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Now that some of you are getting into aftermarket wheels, here's some helpful tips on extending that shine for many years.

The main thing to keep in mind: Treat the wheels like you would treat the paint on the car.

Use only a soft wash mitt and a liquid car wash detergent.

No harsh chemicals. Those spray on wash off stuff will etch any and all surfaces. Your finish will become a little more cloudy (surface etching) each time your use this stuff. They can destroy the silicone seal too if you have a multi-piece wheel. (Trust me on this... I've seen it.)

Do not use a brush... Would you use a brush on the car paint?

Wash frequently:
Even if you don't intend to wash the entire car, take a bucket and wash the wheels. This keeps the brake dust from eating away at the shine. Brake dust, especially from performance pads, can be harsh if left to sit for a month. Wash them bi-weekly if possible. Easier than washing the entire car.

Wash the wheels when they are cool to the touch. Do not try to wash them after a spirited drive on a hot day. Yes, you will be tempted to do this especially after driving the car around your favorite drive and then remember that you have a date that night to impress. Do not try to hasten the cooling process by spraying cold water on hot wheels.

If you have to drive your car during the winter months (otherwise known as the salt season in locations where it happens to snow), swap out your wheels to a less expensive set with snow tires. Your factories or an aftermarket set mounted with good snow tires will make a big difference driving in the snow. This will prevent the salt from corroding your expensive aftermarket wheels. Besides the high performance tires that most of you are getting for your wheels will be ineffective in slush and snow.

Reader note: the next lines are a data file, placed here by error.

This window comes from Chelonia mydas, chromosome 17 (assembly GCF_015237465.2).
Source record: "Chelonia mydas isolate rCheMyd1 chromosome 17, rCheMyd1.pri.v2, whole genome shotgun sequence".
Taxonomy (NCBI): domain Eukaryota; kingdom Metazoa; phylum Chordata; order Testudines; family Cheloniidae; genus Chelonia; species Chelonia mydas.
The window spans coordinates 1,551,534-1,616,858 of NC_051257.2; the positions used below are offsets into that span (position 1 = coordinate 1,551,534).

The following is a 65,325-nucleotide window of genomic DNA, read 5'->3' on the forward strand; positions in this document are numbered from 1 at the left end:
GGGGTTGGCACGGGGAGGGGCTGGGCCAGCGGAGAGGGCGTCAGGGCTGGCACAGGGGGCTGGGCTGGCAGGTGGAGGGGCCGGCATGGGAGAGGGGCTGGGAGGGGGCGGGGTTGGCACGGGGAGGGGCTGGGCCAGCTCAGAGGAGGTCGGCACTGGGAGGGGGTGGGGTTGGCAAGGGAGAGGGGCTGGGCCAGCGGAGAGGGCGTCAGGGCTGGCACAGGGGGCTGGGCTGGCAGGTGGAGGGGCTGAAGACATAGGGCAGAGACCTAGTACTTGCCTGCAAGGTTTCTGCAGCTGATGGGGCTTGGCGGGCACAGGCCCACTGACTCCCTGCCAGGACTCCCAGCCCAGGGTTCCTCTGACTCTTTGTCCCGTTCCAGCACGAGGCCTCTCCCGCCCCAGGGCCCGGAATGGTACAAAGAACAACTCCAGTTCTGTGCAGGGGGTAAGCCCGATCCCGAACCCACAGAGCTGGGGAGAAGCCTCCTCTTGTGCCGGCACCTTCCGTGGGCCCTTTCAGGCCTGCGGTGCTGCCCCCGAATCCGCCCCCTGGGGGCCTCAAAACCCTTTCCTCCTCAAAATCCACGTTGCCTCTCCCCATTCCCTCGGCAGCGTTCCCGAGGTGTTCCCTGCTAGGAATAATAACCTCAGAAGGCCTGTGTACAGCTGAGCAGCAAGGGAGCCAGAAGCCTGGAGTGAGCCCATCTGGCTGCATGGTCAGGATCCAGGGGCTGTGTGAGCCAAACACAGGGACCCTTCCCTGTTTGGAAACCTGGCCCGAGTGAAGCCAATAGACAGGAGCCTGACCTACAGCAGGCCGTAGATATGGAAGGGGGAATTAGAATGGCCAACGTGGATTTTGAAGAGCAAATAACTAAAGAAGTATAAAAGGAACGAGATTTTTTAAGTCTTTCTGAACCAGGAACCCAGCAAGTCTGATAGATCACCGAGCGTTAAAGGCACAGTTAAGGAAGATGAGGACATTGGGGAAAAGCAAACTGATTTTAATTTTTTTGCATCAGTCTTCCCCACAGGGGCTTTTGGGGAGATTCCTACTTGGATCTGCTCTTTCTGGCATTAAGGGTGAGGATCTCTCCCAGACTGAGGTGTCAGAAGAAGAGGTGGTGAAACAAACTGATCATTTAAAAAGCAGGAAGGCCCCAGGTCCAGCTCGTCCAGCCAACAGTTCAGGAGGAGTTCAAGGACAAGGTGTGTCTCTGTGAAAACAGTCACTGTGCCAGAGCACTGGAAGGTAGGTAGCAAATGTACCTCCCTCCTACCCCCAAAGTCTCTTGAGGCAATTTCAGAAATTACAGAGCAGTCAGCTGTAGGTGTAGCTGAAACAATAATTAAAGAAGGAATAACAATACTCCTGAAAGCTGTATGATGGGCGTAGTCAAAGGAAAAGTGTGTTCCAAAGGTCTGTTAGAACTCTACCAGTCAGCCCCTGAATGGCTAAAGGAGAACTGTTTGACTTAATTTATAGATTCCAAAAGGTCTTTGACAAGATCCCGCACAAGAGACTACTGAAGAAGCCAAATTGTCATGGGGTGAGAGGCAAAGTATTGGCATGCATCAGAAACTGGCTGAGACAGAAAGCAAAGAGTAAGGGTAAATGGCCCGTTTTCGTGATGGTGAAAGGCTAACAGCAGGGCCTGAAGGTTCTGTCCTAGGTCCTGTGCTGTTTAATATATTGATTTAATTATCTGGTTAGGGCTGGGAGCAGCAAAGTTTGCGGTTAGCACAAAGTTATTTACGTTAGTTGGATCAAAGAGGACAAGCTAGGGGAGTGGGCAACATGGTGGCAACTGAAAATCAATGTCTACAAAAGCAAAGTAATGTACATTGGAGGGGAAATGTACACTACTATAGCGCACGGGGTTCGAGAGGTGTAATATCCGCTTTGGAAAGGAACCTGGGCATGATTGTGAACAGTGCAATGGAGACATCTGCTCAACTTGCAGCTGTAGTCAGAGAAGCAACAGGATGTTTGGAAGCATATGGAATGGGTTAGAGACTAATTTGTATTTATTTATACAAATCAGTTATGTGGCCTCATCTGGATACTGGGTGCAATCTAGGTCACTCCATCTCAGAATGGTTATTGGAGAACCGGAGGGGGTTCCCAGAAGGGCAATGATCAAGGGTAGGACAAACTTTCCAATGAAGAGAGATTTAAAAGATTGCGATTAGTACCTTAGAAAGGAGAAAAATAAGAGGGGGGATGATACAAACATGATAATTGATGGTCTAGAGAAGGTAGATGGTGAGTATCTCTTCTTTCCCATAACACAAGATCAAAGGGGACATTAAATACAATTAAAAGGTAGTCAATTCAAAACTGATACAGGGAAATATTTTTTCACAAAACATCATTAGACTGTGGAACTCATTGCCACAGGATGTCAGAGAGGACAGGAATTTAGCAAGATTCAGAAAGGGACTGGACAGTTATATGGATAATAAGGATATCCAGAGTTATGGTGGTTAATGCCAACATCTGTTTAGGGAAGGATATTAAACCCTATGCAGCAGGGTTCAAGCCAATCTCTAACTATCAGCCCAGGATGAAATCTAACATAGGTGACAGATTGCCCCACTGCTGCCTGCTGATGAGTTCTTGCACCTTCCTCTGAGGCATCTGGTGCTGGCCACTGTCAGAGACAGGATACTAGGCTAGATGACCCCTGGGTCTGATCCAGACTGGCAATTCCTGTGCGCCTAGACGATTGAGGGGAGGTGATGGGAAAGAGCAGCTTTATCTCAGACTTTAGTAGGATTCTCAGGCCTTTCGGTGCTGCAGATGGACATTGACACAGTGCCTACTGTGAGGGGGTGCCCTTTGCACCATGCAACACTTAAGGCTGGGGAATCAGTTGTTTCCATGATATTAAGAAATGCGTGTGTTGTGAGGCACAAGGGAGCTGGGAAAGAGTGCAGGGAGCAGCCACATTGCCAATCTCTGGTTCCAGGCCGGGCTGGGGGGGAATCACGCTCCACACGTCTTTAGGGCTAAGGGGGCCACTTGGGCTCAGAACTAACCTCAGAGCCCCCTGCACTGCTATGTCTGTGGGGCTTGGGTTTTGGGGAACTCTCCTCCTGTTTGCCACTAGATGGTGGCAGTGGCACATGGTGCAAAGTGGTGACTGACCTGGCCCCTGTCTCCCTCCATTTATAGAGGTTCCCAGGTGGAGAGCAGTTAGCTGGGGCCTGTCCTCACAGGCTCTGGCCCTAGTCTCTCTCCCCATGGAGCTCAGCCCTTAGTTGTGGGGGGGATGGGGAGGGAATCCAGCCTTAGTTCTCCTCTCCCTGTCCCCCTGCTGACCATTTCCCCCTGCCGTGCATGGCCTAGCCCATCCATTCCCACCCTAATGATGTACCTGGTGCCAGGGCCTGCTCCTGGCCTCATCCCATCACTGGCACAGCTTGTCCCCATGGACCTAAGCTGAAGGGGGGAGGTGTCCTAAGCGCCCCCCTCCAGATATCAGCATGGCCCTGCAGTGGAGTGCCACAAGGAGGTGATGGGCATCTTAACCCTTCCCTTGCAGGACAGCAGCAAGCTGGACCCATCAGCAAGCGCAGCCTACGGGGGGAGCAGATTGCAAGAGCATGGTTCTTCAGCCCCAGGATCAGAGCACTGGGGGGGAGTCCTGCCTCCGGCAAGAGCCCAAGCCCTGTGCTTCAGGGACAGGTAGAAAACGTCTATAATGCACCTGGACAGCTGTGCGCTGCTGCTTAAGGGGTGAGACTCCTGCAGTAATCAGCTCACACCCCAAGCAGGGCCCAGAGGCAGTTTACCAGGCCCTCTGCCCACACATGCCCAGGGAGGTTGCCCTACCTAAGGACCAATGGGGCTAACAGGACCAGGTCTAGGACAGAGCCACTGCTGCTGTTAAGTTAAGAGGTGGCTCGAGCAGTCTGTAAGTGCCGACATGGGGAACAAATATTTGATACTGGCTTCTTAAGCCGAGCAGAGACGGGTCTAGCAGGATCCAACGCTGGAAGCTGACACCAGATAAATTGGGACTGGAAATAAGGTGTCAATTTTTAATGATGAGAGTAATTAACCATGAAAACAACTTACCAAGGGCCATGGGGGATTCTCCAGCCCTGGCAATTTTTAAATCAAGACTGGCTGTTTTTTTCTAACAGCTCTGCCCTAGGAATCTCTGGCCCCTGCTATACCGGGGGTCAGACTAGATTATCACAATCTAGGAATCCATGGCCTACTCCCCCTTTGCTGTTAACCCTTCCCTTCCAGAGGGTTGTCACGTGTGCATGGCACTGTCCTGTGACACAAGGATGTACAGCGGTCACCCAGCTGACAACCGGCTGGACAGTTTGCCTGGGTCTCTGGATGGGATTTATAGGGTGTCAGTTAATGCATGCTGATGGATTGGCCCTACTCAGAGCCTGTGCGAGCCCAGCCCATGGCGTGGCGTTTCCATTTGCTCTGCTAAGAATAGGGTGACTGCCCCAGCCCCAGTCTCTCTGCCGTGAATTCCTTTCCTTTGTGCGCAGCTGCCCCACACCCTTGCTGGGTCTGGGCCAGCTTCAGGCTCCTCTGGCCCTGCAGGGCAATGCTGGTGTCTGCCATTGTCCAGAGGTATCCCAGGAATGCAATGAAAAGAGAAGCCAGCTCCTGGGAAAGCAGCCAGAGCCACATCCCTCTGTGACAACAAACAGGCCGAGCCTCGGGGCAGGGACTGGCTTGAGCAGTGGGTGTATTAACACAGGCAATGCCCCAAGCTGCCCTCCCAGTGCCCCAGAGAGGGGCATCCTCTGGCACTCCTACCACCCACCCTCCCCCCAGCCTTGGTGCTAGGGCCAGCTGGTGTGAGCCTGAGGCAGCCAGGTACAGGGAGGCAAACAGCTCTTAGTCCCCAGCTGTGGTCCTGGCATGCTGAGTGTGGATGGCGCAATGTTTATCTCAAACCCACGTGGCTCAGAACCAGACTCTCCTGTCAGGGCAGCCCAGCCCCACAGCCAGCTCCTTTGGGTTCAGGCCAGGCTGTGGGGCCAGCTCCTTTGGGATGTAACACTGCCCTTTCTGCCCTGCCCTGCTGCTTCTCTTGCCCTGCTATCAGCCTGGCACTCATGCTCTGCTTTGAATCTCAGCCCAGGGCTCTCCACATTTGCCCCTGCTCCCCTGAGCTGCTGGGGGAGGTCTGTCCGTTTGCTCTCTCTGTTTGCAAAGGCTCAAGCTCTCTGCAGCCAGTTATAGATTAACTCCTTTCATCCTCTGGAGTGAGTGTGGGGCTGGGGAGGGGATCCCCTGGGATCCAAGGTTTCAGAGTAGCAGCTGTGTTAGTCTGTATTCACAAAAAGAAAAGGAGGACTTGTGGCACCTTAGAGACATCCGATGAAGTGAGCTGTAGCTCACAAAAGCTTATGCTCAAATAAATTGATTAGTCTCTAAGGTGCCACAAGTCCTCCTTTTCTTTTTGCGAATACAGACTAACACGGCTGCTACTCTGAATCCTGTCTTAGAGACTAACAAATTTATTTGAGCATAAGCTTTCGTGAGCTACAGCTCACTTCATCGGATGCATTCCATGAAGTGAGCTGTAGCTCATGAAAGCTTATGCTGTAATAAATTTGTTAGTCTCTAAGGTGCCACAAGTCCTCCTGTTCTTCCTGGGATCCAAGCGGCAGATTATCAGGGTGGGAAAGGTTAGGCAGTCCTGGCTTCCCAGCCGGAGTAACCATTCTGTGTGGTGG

If you have no other sets of wheels, then frequent washing is ever more critical during the salt season. Even if it hasn't snowed, the salt powder on the road can still affect your wheels finish. It is recommended that you wash your wheels at least once a week during this time. If it is wet, then you should wash your wheels immediately. Don't forget the insides. Come spring, you'll want to take the wheels off and thoroughly clean each wheel anyway. Understandably, there will be times where there will be sub-freezing temps and this is not possible. (This is why it is very important to either keep or have a second set of winter wheels/tires.)

If you're gong to use wax, use it only on the painted surface of the wheel. If the lip is clearcoated than use it on that.

For bare metal you shouldn't need polishing for several years, especially if it has a stainless steel lip.

A coat of wax will offer a little bit of extra protection, especially for the painted surfaces of the wheel. Those with multi-piece wheels with rivets might want to choose something with little or no residue. Cleaning the wax between the rivets is obviously a chore. Use your favorite non-abrasive clearcoat-safe wax. (In case the obvious isn't so obvious.. DO NOT spray wax directly onto the wheel. You like to stop don't you?)
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